• Diaphragmatic Hernia RepairGastric Dilatation-Volvulus (GDV) and Prophalactic Gastropexy (Stomach Tack)
  • Ear Canal Surgery (for Chronic Proliferated Ears)
  • Entropion
  • Hernia Repair
  • Laser Declaw
  • Mass Removal
  • Perineal Urethrostomy (for chronic urinary obstruction in male cats)
  • Sacs, Laryngeal Paralysis)
  • Spleenectomy
  • Stomach and Intestinal Foreign Body Removal
  • Thyroidectomy
  • Ultrasound Guided Biopsy
  • Upper Airway Surgery (Stenotic Nares, Elongated Soft Palate, Nasopharyneal Polyp, Everted Laryngeal
  • And other general surgeries available

Orthopedic Surgery

  • Cruciate Tear Stabilization (Lateral Suture, Tight Rope, TTA)
  • Femoral Head and Neck Osteotomy
  • Hindlimb and Forelimb Amputations
  • Luxating Patella Fixation — Medial Luxating Patella (MLP) and Lateral Luxating Petalla (LLP)
  • Pin and External Fixator Fracture Repair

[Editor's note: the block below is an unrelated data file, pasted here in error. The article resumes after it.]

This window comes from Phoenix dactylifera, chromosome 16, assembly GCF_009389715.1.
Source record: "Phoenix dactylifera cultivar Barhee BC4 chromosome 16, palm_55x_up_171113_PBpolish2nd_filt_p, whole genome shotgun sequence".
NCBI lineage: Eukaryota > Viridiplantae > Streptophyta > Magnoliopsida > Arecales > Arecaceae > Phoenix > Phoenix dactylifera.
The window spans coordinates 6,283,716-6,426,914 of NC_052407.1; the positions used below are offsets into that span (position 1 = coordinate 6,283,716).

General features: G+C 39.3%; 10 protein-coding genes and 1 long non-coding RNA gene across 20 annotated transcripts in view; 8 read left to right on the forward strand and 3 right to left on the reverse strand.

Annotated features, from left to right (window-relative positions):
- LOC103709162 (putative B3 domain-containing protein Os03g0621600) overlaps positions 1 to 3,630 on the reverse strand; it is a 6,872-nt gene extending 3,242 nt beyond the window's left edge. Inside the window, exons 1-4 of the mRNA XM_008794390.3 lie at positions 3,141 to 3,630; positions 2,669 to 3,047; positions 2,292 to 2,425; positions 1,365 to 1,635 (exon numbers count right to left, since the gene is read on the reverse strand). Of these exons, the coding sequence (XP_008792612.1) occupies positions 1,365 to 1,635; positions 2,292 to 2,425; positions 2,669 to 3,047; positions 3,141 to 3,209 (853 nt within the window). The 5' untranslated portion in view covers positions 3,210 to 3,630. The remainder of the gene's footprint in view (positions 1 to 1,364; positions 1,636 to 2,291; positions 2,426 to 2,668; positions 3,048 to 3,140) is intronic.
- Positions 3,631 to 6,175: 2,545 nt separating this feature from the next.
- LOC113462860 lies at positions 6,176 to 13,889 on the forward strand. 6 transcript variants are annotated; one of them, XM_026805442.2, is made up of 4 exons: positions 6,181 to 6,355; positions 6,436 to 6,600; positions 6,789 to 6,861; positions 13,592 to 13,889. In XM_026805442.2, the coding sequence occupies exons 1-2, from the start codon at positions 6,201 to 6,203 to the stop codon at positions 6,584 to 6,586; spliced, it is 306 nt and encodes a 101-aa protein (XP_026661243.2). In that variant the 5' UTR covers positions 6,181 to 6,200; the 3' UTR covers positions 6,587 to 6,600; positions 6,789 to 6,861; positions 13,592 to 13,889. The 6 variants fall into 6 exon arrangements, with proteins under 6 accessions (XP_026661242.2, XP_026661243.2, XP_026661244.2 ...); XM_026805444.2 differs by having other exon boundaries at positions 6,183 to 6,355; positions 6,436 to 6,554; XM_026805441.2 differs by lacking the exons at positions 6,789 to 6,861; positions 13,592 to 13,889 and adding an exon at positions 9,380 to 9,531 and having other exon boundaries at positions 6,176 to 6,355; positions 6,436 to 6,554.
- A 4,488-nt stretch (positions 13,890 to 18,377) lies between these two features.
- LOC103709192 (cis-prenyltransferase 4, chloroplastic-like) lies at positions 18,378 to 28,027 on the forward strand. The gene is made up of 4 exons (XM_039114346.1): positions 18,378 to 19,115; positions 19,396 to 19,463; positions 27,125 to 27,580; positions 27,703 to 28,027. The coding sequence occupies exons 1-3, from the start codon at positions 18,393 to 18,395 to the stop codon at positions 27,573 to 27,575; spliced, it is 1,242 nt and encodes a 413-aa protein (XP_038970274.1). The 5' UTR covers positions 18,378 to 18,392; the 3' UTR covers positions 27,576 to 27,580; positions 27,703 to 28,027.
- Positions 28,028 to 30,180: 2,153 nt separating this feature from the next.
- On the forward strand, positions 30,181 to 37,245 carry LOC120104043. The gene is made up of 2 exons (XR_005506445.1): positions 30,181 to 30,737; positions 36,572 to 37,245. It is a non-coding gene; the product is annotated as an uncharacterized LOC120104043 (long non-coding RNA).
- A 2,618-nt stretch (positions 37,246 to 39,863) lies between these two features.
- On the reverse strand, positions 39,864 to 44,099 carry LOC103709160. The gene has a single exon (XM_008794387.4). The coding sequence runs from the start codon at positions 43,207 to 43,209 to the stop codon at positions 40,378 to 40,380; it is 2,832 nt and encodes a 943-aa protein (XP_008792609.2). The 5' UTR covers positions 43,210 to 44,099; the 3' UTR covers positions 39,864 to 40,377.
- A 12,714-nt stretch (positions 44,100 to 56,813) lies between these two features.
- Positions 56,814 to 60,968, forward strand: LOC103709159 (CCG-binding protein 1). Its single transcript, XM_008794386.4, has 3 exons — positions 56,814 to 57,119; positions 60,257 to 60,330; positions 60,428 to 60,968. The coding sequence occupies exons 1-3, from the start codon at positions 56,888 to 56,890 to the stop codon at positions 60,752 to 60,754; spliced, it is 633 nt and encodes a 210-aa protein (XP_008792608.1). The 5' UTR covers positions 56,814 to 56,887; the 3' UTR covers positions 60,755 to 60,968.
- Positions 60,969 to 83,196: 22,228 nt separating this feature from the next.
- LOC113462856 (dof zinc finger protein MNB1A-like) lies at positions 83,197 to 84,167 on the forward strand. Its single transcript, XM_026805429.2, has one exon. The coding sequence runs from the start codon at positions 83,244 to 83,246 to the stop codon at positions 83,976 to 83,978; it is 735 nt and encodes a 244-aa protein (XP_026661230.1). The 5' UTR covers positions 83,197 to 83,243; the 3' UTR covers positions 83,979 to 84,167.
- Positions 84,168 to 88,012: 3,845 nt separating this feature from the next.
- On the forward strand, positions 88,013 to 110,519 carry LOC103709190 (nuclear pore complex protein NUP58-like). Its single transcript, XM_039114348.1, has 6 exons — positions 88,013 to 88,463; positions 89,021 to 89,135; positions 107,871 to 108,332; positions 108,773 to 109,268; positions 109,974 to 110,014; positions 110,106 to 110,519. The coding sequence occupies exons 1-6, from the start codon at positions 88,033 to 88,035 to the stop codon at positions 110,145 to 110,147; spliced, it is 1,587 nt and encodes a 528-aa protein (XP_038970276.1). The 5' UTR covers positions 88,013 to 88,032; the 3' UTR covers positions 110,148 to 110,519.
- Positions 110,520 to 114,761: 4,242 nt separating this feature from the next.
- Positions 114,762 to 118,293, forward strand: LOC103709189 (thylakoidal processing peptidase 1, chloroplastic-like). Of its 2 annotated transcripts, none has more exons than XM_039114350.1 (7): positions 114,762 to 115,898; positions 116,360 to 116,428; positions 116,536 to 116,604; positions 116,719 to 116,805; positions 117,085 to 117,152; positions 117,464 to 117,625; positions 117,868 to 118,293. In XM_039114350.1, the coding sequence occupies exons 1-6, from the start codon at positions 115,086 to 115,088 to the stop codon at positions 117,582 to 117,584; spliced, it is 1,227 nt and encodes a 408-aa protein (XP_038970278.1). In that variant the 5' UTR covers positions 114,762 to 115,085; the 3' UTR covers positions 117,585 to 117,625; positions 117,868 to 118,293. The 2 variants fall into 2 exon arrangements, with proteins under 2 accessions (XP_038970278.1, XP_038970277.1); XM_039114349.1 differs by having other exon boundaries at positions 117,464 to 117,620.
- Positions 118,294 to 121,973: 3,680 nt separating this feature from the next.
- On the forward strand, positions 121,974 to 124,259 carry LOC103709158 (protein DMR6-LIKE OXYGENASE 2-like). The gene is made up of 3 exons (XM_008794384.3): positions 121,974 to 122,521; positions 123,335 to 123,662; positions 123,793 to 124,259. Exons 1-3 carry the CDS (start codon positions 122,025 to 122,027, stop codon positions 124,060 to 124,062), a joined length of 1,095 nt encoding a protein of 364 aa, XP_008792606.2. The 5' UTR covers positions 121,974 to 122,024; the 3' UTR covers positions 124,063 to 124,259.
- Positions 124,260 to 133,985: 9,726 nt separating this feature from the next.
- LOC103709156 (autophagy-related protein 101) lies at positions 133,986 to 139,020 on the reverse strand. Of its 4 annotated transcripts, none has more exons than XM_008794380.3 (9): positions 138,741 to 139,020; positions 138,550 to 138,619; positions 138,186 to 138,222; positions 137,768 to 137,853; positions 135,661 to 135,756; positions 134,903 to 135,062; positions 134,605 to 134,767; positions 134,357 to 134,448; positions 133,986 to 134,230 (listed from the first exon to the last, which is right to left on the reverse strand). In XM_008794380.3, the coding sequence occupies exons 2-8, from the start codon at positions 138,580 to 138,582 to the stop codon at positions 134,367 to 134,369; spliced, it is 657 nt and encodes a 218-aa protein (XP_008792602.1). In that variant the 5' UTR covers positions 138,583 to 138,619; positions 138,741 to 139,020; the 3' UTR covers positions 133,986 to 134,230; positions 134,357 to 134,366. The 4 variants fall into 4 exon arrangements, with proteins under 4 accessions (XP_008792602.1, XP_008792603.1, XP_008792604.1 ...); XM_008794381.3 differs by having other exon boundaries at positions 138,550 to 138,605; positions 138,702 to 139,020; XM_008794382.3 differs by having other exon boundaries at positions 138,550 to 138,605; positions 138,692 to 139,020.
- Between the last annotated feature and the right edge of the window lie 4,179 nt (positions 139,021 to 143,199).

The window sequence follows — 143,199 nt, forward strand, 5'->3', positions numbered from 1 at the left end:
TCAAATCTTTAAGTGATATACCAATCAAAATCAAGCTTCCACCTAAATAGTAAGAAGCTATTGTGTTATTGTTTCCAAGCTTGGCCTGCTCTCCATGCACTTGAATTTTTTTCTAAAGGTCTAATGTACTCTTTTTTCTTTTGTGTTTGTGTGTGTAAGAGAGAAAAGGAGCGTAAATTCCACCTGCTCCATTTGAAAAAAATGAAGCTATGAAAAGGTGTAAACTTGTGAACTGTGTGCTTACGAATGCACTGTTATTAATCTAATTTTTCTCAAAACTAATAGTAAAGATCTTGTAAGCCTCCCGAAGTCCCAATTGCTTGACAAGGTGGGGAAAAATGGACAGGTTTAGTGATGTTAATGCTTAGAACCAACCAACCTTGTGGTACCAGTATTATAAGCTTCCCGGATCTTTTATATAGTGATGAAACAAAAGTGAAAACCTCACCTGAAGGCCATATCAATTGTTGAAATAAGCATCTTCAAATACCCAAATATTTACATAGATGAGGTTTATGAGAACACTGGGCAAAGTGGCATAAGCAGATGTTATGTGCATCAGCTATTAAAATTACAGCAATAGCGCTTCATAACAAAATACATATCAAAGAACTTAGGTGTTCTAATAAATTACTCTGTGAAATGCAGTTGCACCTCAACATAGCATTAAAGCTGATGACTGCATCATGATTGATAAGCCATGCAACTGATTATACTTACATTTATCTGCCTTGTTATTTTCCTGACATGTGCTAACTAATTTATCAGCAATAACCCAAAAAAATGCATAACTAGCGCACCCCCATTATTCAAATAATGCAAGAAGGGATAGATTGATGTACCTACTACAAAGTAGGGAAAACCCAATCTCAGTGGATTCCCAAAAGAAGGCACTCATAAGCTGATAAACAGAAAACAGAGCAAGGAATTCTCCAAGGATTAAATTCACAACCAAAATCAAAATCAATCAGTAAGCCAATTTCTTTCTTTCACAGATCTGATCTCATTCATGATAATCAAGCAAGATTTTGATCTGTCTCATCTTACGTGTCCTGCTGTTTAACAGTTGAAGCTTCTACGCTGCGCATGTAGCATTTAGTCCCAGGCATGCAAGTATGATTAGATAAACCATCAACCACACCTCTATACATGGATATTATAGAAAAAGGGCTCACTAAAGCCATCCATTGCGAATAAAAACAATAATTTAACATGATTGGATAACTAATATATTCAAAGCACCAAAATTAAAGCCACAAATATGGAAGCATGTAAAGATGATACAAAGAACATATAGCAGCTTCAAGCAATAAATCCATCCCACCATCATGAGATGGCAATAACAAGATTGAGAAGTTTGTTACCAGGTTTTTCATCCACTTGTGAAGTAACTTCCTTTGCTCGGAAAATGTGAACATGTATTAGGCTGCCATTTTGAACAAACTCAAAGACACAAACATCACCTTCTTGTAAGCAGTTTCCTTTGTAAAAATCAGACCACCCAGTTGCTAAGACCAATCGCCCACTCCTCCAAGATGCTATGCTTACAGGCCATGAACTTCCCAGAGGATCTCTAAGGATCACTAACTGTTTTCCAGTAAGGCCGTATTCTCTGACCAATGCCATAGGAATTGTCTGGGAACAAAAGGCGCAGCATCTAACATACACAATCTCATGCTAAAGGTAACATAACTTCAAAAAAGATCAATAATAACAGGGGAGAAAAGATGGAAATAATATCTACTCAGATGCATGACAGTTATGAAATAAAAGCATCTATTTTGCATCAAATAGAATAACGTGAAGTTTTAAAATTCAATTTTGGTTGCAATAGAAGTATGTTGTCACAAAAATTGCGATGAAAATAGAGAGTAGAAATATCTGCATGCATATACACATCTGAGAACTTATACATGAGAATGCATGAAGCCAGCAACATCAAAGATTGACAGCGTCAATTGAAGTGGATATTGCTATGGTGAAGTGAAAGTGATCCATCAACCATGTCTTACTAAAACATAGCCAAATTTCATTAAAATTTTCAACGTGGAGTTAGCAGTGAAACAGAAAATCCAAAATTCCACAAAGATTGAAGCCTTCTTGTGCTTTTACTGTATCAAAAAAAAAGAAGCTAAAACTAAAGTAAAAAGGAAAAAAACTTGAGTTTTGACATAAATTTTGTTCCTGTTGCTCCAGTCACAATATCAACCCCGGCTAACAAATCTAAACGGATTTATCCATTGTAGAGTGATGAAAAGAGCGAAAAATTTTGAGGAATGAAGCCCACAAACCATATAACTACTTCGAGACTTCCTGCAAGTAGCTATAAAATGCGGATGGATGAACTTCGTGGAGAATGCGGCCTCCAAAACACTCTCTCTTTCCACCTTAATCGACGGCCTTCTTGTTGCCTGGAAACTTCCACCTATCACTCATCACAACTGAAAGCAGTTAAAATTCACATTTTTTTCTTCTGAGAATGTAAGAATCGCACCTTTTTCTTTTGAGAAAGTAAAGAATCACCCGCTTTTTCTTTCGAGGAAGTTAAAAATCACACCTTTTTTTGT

For veterinary surgeries beyond the capability of the office, you will be referred to a surgeon who can provide the services needed.

The most common knee injury in the dog is rupture of the Cranial Cruciate Ligament (CCL), also frequently referred to as the Anterior Cruciate Ligament (ACL). This injury can occur at any age and in any breed, but most frequently occurs in middle aged, overweight, medium to large breed dogs. This ligament frequently can suffer a partial tear, leading to slight instability of the knee. If this damage goes untreated, it most commonly leads to complete rupture and possibly damage to the medial meniscus of the knee. The meniscus acts as a cushion in the knee.

Dog playing on grass with a stick.When the CCL is weakened or torn, the most significant long-term change in the joint is the development of arthritis. All joints with instability will develop arthritis; however the severity and the effect of the arthritis will vary from dog to dog.

Most dogs with a complete CCL tear show an immediate onset of lameness. While there may be some initial improvement over several days, there usually is a dramatic decline in limb function over time. There is no benefit gained from taking a "wait and see" approach. Stabilization of the joint soon after the injury has occurred is recommended.